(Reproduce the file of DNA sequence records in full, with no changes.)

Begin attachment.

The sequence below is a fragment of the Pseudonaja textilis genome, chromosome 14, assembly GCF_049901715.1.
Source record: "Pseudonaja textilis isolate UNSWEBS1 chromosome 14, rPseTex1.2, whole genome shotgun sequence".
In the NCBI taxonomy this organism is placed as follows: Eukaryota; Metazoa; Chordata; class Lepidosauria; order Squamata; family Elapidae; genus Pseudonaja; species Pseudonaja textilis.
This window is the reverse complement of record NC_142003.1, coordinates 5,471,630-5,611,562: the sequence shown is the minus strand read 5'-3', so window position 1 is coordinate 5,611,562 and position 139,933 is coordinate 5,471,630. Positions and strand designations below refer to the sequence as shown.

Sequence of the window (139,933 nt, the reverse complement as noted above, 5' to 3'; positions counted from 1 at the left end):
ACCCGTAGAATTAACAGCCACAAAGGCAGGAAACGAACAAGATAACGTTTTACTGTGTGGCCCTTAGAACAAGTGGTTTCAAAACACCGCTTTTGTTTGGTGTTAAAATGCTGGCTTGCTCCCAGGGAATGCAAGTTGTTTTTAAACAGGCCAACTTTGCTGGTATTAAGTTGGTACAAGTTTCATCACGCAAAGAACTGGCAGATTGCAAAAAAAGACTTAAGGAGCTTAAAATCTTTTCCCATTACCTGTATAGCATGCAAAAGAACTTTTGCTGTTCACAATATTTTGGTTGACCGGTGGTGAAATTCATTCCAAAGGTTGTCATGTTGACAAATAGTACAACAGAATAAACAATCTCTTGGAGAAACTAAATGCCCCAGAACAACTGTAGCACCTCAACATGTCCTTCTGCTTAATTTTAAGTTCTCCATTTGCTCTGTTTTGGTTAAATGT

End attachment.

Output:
The sequence below is a fragment of the Pseudonaja textilis genome, chromosome 14, assembly GCF_049901715.1.
Source record: "Pseudonaja textilis isolate UNSWEBS1 chromosome 14, rPseTex1.2, whole genome shotgun sequence".
In the NCBI taxonomy this organism is placed as follows: Eukaryota; Metazoa; Chordata; class Lepidosauria; order Squamata; family Elapidae; genus Pseudonaja; species Pseudonaja textilis.
This window is the reverse complement of record NC_142003.1, coordinates 5,471,630-5,611,562: the sequence shown is the minus strand read 5'-3', so window position 1 is coordinate 5,611,562 and position 139,933 is coordinate 5,471,630. Positions and strand designations below refer to the sequence as shown.

Sequence of the window (139,933 nt, the reverse complement as noted above, 5' to 3'; positions counted from 1 at the left end):
ACCCGTAGAATTAACAGCCACAAAGGCAGGAAACGAACAAGATAACGTTTTACTGTGTGGCCCTTAGAACAAGTGGTTTCAAAACACCGCTTTTGTTTGGTGTTAAAATGCTGGCTTGCTCCCAGGGAATGCAAGTTGTTTTTAAACAGGCCAACTTTGCTGGTATTAAGTTGGTACAAGTTTCATCACGCAAAGAACTGGCAGATTGCAAAAAAAGACTTAAGGAGCTTAAAATCTTTTCCCATTACCTGTATAGCATGCAAAAGAACTTTTGCTGTTCACAATATTTTGGTTGACCGGTGGTGAAATTCATTCCAAAGGTTGTCATGTTGACAAATAGTACAACAGAATAAACAATCTCTTGGAGAAACTAAATGCCCCAGAACAACTGTAGCACCTCAACATGTCCTTCTGCTTAATTTTAAGTTCTCCATTTGCTCTGTTTTGGTTAAATGT